By Josie Bingham
SUTHERLAND SPRINGS, Texas (BP) — “It’s a pretty somber place,” Scottie Stice said of the community left behind after Sunday’s horrific mass shooting at a Southern Baptist church in Sutherland Springs, Texas.
Stice, disaster relief director for the Southern Baptists of Texas Convention (SBTC), reported teams of Southern Baptist chaplains and other DR volunteers are ministering however they can among those devastated by the “senseless” tragedy.
On Nov. 5, a gunman opened fire on worshipers at First Baptist Church in Sutherland Springs. Among the 26 killed, was Annabelle, the 14-year-old daughter of the church’s pastor Frank Pomeroy and his wife Sherri. About half of those who lost their lives were children. There were reportedly 20 wounded; some are still enduring surgeries in nearby hospitals. The victims of Sunday’s shooting reportedly ranged in age from 18 months to 77 years.
It’s only been about a month since Southern Baptist Disaster Relief chaplains responded to the Oct. 1 mass shooting in Las Vegas that left 58 people dead and nearly 500 others wounded.
‘Hurting church … hurting state’
With chaplains now on the ground in Sutherland Springs, Stice noted “lots of healing needs to take place; it’s a hurting church and a hurting state.”
SBTC’s associate for pastor/church relations, Ted Elmore, was among the first to respond to the tragedy with a team of field ministry strategists.
“When we found out there was an event, we rounded up a team to see how to serve pastors and churches,” Elmore said. “Since Sunday evening after the shooting, we’ve received assistance from disaster relief chaplains and have been reaching out to local churches to better understand what they need to rally around their friends and families.”
In the days ahead, Elmore said, his team will create a strategy to help the community recover.
“Prayer is the main thing people can do right now,” he said. “The chaplains are terrific. They are there to listen to the families and to the community as questions like, ‘Why?’ surface. We are trusting God to lead us well through this so we can serve and minister to everyone.”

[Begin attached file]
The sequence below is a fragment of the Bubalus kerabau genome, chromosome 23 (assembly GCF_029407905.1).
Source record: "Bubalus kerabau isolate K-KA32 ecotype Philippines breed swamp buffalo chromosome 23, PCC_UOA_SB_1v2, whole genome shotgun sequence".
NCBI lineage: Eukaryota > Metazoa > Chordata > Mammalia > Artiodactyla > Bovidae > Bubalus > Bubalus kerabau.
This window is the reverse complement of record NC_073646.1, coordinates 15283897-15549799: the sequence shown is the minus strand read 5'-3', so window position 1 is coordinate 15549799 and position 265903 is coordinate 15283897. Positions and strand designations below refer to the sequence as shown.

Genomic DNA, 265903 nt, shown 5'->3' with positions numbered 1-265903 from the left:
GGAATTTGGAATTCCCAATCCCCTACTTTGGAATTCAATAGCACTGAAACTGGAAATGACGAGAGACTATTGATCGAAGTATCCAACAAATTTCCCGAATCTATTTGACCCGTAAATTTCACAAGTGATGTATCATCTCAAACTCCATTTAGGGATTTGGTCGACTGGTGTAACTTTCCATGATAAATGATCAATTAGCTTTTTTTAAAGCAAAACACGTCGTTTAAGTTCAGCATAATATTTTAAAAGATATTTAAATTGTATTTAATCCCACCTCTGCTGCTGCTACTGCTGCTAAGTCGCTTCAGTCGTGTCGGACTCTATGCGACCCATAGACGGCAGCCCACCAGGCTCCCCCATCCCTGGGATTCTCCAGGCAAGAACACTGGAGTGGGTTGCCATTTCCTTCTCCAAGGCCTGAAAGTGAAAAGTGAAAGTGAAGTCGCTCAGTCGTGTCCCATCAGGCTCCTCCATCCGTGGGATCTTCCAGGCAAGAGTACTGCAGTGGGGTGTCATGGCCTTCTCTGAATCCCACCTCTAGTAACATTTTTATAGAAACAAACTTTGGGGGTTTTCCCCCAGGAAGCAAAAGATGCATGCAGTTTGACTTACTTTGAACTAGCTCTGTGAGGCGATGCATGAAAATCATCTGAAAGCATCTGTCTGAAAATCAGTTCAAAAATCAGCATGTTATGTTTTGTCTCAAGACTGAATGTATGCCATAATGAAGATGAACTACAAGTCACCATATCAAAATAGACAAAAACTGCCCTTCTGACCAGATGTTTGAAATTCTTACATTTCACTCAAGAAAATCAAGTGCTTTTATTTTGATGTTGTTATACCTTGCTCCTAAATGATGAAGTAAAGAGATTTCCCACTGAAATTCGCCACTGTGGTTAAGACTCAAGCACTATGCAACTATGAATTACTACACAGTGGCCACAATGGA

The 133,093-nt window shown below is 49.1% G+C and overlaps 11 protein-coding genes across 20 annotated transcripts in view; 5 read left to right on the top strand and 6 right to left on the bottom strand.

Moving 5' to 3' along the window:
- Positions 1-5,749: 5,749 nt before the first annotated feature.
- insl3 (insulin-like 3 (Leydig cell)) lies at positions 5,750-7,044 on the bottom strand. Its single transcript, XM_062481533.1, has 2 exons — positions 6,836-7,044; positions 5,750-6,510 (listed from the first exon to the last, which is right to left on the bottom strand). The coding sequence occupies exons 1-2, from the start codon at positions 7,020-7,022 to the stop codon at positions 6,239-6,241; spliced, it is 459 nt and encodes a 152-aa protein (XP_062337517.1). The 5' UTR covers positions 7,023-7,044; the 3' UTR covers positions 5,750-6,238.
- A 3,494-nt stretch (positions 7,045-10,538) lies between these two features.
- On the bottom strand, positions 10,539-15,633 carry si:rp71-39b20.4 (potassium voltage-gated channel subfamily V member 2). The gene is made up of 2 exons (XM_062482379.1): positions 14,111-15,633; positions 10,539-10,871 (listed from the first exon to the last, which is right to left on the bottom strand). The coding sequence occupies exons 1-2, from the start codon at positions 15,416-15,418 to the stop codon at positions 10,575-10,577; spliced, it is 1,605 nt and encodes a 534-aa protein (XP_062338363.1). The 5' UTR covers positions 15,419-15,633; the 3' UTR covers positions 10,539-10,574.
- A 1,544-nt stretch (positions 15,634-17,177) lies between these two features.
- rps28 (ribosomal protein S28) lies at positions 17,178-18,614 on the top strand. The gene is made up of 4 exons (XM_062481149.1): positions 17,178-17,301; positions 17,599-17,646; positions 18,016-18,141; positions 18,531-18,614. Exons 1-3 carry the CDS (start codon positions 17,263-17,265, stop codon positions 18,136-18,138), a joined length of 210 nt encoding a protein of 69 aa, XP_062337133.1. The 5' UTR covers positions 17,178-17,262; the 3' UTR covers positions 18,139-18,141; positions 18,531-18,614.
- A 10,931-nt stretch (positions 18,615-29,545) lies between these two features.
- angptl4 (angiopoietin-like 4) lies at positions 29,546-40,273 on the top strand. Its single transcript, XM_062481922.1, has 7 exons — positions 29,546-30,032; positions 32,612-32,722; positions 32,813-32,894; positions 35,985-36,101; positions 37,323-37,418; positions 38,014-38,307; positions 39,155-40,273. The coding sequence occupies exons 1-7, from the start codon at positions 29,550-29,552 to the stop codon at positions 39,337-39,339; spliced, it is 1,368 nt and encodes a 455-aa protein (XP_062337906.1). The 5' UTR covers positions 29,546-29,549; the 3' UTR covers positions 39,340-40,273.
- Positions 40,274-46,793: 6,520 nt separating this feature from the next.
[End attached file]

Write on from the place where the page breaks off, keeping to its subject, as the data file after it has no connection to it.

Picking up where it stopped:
The community is “expressing their grief but also locking arms and holding one another up,” Elmore said.
“The people of Sutherland Springs are coming together in this,” he noted. “Many churches are partnering with us. Chaplains, First Baptist Church members, Texas Baptist Men, the North American Mission Board (NAMB), disaster relief volunteers and many other organizations are here to respond. And while there is sadness, we trust and hope in a Father who loves us all so much.”
Terry Henderson, the state disaster relief director for Texas Baptist Men (TBM), knew one of the victims of the Sutherland Springs shooting. He said members of TBM have continued to invite chaplains to Sutherland Springs where they can occupy the Red Cross’ Family Assistance Center to provide support and comfort to those in need.
“Many have responded to the call and are at either the family center or in the hospitals,” Henderson said. “Many chaplains stayed at the family center when names of the deceased were announced. We are grateful for chaplains from many organizations as they’ve been here to listen.”
Chaplain and retired Maj. Gen. Doug Carver spoke with Southern Baptist Army chaplain Joe Sherwin who is a Clinical Pastoral Education (CPE) resident at Brooke Army Medical Center in Fort Sam Houston, Texas.
“Joe and two other Southern Baptist chaplains and CPE residents, Doug Yoder (Army) and Kraig Smith (Air Force), have been involved in caring for the eight victims brought to Brooke Army Medical Center,” said Carver, NAMB’s executive director of chaplaincy.
“They report tough times due to the chaos, the age of the victims, their injuries and the loss of life. But they are there to share the Gospel and to provide hope in this terrible situation.”
On behalf of the Southern Baptist Convention, NAMB has offered to cover funeral expenses for all shooting victims in coordination with the SBTC.
Texas Baptist Men operates in cooperation with the Southern Baptist Convention and the Baptist General Convention of Texas, one of two Baptist state conventions in the state.